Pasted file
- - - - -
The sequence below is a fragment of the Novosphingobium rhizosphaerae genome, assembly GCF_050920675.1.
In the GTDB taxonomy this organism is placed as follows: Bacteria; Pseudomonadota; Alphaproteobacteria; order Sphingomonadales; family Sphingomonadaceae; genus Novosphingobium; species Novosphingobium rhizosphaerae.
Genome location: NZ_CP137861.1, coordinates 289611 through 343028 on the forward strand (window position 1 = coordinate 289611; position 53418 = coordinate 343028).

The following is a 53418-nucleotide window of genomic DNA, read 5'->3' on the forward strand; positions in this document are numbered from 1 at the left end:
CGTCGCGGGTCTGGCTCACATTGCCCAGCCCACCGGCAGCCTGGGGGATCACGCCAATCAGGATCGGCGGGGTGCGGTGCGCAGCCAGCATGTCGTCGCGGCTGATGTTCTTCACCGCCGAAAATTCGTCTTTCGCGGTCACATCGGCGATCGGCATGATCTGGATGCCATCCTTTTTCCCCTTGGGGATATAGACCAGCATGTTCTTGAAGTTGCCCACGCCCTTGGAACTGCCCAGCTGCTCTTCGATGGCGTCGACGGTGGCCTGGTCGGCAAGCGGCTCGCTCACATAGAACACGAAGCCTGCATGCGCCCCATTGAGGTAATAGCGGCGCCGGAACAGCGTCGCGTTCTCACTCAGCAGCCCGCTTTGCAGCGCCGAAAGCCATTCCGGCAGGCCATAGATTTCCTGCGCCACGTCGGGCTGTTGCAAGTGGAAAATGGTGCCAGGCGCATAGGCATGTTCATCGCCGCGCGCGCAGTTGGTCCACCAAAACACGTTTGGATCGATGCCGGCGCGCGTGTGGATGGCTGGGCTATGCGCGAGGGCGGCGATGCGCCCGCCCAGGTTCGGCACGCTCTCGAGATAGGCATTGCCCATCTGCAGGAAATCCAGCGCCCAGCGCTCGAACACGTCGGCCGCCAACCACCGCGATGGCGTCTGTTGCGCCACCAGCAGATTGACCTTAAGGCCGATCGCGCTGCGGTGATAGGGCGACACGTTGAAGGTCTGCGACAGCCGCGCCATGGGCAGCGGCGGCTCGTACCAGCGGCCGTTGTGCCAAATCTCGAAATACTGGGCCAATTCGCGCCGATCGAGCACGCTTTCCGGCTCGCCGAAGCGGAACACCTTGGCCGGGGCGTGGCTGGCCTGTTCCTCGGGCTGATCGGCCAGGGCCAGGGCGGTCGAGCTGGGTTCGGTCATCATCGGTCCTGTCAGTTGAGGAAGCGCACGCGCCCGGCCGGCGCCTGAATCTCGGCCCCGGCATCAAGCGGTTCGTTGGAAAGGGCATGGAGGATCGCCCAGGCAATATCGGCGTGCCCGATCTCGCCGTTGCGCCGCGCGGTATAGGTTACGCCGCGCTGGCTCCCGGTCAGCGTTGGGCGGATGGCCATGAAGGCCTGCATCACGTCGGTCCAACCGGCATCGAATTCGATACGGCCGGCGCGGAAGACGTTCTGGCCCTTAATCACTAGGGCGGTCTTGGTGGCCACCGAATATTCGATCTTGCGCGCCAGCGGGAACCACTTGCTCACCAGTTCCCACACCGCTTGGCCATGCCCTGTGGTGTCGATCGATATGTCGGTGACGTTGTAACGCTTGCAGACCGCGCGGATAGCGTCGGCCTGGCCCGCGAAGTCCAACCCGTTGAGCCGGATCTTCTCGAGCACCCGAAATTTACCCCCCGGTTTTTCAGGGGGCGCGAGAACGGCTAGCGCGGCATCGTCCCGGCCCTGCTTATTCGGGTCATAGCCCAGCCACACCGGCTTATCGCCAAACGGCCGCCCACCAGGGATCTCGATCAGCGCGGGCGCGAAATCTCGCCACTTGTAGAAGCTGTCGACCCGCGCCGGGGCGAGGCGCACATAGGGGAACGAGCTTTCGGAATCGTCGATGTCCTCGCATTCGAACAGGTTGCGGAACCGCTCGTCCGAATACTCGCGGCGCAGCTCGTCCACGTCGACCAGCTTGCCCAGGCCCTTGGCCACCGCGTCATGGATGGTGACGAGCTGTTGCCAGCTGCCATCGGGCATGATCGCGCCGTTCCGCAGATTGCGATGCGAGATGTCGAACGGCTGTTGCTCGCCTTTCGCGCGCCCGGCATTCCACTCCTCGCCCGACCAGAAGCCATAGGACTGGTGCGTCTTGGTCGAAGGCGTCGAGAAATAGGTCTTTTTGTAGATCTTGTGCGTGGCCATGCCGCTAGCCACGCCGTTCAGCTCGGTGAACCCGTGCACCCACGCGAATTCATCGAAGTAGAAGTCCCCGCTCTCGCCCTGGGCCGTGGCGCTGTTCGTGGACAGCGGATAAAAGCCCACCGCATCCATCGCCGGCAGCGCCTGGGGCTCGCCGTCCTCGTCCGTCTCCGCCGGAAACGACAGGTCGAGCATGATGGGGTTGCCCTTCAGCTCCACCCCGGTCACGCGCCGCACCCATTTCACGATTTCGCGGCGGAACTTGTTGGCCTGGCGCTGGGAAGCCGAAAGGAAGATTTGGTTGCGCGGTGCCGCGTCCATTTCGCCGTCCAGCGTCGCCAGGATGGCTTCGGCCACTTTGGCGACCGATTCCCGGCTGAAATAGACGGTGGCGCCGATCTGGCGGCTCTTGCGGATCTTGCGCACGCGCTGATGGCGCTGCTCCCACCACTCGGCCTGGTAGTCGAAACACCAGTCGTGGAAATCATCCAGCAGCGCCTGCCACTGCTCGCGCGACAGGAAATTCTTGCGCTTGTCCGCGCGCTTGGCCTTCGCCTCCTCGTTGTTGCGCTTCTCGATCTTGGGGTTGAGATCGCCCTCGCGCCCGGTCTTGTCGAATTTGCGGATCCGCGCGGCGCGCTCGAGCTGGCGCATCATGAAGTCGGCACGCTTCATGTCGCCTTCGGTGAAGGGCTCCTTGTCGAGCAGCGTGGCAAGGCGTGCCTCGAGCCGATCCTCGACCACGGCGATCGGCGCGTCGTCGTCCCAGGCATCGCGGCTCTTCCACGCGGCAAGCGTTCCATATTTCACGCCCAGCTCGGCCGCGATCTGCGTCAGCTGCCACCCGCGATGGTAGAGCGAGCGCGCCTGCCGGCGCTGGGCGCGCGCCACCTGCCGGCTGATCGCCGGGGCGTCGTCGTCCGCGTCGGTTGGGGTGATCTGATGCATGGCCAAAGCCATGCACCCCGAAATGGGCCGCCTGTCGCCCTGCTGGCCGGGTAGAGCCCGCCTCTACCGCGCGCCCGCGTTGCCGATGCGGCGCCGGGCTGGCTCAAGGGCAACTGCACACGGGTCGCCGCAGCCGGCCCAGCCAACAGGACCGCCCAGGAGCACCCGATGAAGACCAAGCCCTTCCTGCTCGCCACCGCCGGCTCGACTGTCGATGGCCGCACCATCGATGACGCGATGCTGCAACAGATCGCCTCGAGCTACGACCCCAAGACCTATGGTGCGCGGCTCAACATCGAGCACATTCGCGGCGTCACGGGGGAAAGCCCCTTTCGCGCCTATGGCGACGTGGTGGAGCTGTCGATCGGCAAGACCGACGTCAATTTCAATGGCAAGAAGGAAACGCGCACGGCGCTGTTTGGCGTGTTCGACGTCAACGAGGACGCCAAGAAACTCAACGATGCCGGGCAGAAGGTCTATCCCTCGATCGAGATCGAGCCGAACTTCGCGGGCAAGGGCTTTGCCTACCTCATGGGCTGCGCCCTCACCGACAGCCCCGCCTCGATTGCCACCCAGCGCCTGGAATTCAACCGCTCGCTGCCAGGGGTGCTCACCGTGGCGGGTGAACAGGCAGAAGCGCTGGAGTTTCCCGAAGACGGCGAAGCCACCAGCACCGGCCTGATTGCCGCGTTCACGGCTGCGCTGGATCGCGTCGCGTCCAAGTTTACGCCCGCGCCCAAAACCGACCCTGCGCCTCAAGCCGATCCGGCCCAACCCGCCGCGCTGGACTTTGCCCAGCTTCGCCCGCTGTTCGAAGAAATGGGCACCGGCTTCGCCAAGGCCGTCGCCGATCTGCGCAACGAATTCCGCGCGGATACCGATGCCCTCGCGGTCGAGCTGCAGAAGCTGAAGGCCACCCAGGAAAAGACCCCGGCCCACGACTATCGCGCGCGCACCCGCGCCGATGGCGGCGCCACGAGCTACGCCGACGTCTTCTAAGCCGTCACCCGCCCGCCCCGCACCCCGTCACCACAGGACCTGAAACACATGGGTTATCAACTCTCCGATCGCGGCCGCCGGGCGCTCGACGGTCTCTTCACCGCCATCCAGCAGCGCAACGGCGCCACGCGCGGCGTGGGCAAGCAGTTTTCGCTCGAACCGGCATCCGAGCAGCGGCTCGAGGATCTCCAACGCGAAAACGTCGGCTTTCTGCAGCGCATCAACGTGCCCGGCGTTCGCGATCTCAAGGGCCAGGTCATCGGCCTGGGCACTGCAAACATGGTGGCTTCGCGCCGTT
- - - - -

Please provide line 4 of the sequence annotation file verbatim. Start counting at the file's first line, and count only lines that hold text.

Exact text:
The following is a 53418-nucleotide window of genomic DNA, read 5'->3' on the forward strand; positions in this document are numbered from 1 at the left end: